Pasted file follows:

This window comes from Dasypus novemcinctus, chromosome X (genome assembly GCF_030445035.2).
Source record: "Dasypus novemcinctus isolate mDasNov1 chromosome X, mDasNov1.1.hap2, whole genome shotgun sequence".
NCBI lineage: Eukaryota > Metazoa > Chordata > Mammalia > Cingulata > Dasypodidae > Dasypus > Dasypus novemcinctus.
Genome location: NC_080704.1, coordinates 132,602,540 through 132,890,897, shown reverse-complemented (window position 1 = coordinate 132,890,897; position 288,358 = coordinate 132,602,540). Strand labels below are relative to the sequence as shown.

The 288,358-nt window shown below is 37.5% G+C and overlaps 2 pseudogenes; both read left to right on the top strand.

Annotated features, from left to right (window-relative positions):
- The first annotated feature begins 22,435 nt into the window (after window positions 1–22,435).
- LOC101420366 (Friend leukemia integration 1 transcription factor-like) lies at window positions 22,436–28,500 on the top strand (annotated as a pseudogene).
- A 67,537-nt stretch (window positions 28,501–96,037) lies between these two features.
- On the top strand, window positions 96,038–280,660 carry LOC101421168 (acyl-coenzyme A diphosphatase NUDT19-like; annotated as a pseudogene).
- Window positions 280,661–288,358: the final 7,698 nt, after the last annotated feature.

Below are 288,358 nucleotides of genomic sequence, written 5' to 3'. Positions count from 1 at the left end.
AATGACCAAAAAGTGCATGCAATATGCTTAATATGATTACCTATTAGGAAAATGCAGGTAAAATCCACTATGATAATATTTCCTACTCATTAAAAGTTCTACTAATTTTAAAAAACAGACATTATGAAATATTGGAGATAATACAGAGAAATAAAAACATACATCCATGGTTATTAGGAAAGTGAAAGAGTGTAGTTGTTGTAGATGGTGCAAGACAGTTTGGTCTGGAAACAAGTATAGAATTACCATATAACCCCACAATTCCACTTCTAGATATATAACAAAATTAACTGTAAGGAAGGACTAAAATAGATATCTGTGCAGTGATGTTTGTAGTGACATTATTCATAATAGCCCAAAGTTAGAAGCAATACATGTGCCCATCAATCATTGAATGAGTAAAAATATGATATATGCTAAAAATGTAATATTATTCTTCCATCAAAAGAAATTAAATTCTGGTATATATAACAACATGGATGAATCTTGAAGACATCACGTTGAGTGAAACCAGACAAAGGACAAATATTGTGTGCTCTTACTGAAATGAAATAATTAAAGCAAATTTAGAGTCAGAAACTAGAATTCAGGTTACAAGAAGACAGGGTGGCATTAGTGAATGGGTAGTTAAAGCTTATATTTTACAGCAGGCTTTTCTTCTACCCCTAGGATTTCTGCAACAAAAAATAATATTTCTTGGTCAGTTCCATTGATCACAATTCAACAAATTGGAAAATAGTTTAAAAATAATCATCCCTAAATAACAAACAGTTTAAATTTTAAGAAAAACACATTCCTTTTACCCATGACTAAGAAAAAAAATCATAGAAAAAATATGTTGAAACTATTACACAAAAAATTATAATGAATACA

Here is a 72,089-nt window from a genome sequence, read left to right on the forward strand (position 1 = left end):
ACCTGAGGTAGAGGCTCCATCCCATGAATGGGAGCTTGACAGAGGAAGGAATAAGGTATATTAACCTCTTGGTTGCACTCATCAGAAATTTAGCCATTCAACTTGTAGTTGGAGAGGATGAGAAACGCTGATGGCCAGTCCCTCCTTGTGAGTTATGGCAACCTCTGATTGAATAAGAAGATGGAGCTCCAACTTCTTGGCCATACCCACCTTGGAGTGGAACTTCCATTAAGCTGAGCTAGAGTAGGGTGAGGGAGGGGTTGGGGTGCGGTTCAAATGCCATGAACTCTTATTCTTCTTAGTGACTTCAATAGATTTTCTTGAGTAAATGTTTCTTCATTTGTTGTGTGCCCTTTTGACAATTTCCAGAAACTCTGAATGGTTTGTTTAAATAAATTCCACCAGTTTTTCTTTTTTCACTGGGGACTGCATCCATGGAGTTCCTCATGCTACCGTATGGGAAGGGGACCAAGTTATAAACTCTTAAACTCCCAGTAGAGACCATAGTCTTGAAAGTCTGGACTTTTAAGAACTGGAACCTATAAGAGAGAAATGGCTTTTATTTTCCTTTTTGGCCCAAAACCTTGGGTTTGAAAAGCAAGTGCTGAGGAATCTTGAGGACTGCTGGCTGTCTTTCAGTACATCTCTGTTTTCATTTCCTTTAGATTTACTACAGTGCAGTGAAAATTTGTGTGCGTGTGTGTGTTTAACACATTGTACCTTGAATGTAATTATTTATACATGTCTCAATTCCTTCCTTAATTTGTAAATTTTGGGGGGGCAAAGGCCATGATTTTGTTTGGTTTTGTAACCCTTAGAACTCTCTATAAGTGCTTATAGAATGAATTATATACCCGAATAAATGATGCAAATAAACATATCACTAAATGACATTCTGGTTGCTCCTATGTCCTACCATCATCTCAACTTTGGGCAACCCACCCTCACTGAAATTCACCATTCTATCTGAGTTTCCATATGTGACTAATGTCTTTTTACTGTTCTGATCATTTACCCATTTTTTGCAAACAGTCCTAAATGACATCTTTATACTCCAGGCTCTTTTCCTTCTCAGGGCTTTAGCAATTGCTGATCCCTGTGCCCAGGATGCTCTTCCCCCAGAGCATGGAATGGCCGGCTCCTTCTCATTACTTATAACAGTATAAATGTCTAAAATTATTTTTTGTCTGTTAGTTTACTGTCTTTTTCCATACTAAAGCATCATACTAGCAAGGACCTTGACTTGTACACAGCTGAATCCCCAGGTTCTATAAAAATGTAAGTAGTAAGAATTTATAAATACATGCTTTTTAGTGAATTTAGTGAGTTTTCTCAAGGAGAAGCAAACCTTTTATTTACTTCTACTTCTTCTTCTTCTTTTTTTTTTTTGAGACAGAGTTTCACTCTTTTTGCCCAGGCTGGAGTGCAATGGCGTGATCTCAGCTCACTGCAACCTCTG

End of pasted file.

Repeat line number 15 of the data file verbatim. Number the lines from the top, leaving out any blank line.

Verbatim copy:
ACCTGAGGTAGAGGCTCCATCCCATGAATGGGAGCTTGACAGAGGAAGGAATAAGGTATATTAACCTCTTGGTTGCACTCATCAGAAATTTAGCCATTCAACTTGTAGTTGGAGAGGATGAGAAACGCTGATGGCCAGTCCCTCCTTGTGAGTTATGGCAACCTCTGATTGAATAAGAAGATGGAGCTCCAACTTCTTGGCCATACCCACCTTGGAGTGGAACTTCCATTAAGCTGAGCTAGAGTAGGGTGAGGGAGGGGTTGGGGTGCGGTTCAAATGCCATGAACTCTTATTCTTCTTAGTGACTTCAATAGATTTTCTTGAGTAAATGTTTCTTCATTTGTTGTGTGCCCTTTTGACAATTTCCAGAAACTCTGAATGGTTTGTTTAAATAAATTCCACCAGTTTTTCTTTTTTCACTGGGGACTGCATCCATGGAGTTCCTCATGCTACCGTATGGGAAGGGGACCAAGTTATAAACTCTTAAACTCCCAGTAGAGACCATAGTCTTGAAAGTCTGGACTTTTAAGAACTGGAACCTATAAGAGAGAAATGGCTTTTATTTTCCTTTTTGGCCCAAAACCTTGGGTTTGAAAAGCAAGTGCTGAGGAATCTTGAGGACTGCTGGCTGTCTTTCAGTACATCTCTGTTTTCATTTCCTTTAGATTTACTACAGTGCAGTGAAAATTTGTGTGCGTGTGTGTGTTTAACACATTGTACCTTGAATGTAATTATTTATACATGTCTCAATTCCTTCCTTAATTTGTAAATTTTGGGGGGGCAAAGGCCATGATTTTGTTTGGTTTTGTAACCCTTAGAACTCTCTATAAGTGCTTATAGAATGAATTATATACCCGAATAAATGATGCAAATAAACATATCACTAAATGACATTCTGGTTGCTCCTATGTCCTACCATCATCTCAACTTTGGGCAACCCACCCTCACTGAAATTCACCATTCTATCTGAGTTTCCATATGTGACTAATGTCTTTTTACTGTTCTGATCATTTACCCATTTTTTGCAAACAGTCCTAAATGACATCTTTATACTCCAGGCTCTTTTCCTTCTCAGGGCTTTAGCAATTGCTGATCCCTGTGCCCAGGATGCTCTTCCCCCAGAGCATGGAATGGCCGGCTCCTTCTCATTACTTATAACAGTATAAATGTCTAAAATTATTTTTTGTCTGTTAGTTTACTGTCTTTTTCCATACTAAAGCATCATACTAGCAAGGACCTTGACTTGTACACAGCTGAATCCCCAGGTTCTATAAAAATGTAAGTAGTAAGAATTTATAAATACATGCTTTTTAGTGAATTTAGTGAGTTTTCTCAAGGAGAAGCAAACCTTTTATTTACTTCTACTTCTTCTTCTTCTTTTTTTTTTTTGAGACAGAGTTTCACTCTTTTTGCCCAGGCTGGAGTGCAATGGCGTGATCTCAGCTCACTGCAACCTCTG